"June too soon, July stand by, August a must, September remember and October all over." This popular expression, once uttered by both children and adults to signal the arrival of the hurricane season, no longer holds true given today’s unpredictable climate conditions.?? With Barbados and the rest of the region experiencing increased hurricane activity and severe flooding, not to mention other global phenomena, this particular period should no longer be taken lightly.??
As a result of the devastation caused by Tropical Storm Tomas in October last year, Barbadians have been advised "to take it seriously [hurricane preparation] and to get ready for any eventuality."
This strong message has come from programme officer at the Department of Emergency Management, Simon Alleyne, who stressed that Barbadians need to take steps to prepare themselves during this hurricane season, as this country is prone to being affected by any type of tropical storm or hurricane.
"The habit of most Barbadians is to wait until June to start to prepare for the season but we at the Department of Emergency Management don’t want that, as we want persons to have a whole idea of disaster preparedness throughout the year.?? So, … we want individuals to assess their homes and to make arrangements to have those large trees on their properties cut, and [also] to try and keep the drains in front of their respective homes clear, so as to reduce flooding," he underlined.
Although it battered the island as a tropical storm, Tomas then went on to wreak havoc in the neighbouring islands of St. Vincent and St. Lucia as a category 2 hurricane.??
According to the DEM officer, despite regular notifications Barbadians still seemed to be taking the message rather lightly.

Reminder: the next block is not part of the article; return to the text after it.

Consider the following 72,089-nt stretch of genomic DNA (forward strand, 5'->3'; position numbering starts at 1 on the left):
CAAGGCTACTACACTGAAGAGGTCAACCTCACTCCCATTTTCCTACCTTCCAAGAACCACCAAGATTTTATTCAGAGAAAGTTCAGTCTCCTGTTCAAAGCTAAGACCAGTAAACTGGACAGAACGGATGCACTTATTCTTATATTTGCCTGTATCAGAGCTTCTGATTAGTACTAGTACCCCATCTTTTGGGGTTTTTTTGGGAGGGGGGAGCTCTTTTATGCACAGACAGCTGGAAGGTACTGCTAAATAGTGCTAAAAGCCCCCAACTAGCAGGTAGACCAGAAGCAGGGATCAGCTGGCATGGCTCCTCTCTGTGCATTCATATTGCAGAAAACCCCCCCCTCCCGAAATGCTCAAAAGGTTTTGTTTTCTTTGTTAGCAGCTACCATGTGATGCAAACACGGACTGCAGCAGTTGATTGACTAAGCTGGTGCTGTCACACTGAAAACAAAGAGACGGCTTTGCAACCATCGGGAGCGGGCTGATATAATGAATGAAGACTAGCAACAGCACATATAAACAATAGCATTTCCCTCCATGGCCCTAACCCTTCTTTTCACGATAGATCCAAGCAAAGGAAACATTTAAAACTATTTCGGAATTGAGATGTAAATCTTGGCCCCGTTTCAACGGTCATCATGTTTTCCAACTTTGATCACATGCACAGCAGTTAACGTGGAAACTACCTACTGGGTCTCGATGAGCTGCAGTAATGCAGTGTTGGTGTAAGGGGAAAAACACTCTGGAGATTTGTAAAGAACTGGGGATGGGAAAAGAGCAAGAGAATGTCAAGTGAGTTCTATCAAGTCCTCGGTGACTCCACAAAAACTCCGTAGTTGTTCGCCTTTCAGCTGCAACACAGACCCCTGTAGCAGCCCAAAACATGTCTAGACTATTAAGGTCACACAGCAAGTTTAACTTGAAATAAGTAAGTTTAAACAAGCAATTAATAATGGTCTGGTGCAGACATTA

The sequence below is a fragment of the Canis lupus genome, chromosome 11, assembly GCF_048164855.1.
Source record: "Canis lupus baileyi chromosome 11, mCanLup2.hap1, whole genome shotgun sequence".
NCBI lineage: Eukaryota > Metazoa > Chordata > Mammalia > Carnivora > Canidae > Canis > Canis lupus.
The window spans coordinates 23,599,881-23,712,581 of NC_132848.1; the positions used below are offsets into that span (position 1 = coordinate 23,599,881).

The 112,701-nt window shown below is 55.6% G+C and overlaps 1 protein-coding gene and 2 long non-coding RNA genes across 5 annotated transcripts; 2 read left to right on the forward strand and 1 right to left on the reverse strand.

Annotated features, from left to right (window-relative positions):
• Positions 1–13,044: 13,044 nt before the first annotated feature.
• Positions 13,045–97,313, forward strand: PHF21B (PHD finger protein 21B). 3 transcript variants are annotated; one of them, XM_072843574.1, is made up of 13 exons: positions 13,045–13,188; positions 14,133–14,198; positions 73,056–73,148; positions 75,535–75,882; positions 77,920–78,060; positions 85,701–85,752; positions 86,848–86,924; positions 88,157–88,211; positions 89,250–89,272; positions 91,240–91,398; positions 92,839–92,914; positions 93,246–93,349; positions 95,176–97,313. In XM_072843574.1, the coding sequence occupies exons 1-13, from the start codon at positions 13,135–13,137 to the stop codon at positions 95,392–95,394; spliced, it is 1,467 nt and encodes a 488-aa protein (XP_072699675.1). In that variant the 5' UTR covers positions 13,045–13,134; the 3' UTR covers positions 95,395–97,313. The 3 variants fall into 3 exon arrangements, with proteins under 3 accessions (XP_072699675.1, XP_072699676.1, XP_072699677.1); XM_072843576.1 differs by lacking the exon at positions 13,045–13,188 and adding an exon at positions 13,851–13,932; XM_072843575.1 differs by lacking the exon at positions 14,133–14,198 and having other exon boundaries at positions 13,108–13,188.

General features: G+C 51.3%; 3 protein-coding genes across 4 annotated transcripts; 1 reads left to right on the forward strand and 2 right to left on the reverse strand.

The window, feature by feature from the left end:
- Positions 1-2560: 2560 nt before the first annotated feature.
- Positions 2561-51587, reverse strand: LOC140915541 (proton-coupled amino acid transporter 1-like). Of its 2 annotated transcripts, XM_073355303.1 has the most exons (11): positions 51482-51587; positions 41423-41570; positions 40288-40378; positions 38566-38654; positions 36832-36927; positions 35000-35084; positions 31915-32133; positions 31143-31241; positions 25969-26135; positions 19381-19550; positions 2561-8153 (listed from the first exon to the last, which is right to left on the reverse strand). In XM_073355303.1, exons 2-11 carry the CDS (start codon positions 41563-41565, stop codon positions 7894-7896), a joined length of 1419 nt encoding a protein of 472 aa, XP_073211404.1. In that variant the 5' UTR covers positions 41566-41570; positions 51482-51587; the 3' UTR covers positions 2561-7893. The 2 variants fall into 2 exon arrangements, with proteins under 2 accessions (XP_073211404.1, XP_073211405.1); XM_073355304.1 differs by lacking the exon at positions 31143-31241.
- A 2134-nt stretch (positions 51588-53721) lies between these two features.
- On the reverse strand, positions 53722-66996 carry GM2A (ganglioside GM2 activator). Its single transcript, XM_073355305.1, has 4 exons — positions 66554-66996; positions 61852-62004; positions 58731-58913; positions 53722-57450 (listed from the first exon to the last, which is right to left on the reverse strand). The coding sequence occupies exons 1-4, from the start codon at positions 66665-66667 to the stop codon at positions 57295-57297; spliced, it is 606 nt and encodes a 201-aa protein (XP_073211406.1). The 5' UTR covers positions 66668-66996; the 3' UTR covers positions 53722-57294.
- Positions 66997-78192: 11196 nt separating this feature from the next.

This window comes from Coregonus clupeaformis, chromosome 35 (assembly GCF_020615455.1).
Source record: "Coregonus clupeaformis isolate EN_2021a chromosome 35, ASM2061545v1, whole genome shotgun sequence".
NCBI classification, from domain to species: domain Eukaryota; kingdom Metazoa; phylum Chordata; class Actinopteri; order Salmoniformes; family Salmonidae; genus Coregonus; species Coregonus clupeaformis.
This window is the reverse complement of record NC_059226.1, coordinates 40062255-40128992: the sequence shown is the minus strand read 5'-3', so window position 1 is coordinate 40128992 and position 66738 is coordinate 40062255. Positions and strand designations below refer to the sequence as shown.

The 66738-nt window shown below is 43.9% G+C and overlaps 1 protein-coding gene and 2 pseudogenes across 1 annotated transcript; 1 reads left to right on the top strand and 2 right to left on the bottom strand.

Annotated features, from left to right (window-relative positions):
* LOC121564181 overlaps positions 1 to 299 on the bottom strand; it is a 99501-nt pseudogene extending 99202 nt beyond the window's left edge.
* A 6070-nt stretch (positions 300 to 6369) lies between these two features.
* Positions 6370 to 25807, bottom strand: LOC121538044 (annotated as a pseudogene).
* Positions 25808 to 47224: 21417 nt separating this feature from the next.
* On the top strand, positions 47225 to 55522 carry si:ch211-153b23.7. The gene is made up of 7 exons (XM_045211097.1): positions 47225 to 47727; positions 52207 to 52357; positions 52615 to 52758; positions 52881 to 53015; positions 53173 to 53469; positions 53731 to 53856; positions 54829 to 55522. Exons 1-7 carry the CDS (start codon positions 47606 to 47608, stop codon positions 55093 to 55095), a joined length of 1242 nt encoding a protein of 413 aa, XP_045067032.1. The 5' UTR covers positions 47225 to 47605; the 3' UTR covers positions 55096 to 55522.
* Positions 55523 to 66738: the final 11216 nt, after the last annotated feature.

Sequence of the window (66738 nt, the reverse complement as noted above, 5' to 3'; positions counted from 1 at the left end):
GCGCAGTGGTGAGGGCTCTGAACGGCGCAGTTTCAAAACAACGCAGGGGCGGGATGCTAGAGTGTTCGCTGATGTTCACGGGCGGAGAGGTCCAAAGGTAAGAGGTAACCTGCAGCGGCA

"Most persons sometimes wait until the last minute to go to the gas station or to the various supermarkets to buy goods and supplies and the problem with that is … their fridge may already be pretty well stocked with food and yet they go to the supermarket to buy more food, which most of the time requires refrigeration.?? And, that always poses a problem," he said.
Another common mistake, Mr. Alleyne pointed out, was individuals who still ventured outside, thinking that once there was a lull in the storm, or the eye of the storm had passed over, they could go outdoors. "What actually happens is that they go out in the storm and they can lose their lives, or they could be harmed by flying debris because during the passing of the eye it becomes calm, but then quite suddenly the wind can start to blow hard; and of course, after the storm we tend to make the mistake of venturing outside, although persons would have heard an All Clear, they don’t go out with caution.?? For example, they don’t wear proper boots or shoes and, as a result, they can get sick ??or you may have a situation with downed power lines that may still be active, they may shock persons, so that is very important to note," he indiated.
Emphasising that the strength of every home was the roof, the programme officer noted that its weakness could compromise the whole structure, since the house automatically became vulnerable to water damage.
"People need to assess their roofs first of all, and you would find that one of the biggest culprits undermining a roof is termites and that’s why…. you should be looking at the roof to see if rafters or parts of the roof are still stable and not termite infested.?? Also, with regards to windows, persons sometimes used scotch tape to put on the windows to stop the glass from shattering.?? The best thing to do is to have shutters made for your home, preferably plywood; it may be of considerable cost, but once you store these shutters properly they will last for every hurricane season once constructed correctly.
"Another thing too, is the drains in front of your home.?? People need to clear the drains at least once a month, especially leading up to the hurricane season so they wouldn’t be a build-up of debris, particularly those who garden and use the blower to blow the grass and tree clippings.?? We, at the Department of Emergency Management advise the public that if a drain is in front of your property or a well is not too far away – clear the grill of the well to allow the water [free flow], this simple act could prevent severe blockage and ultimately flooding," he emphasised.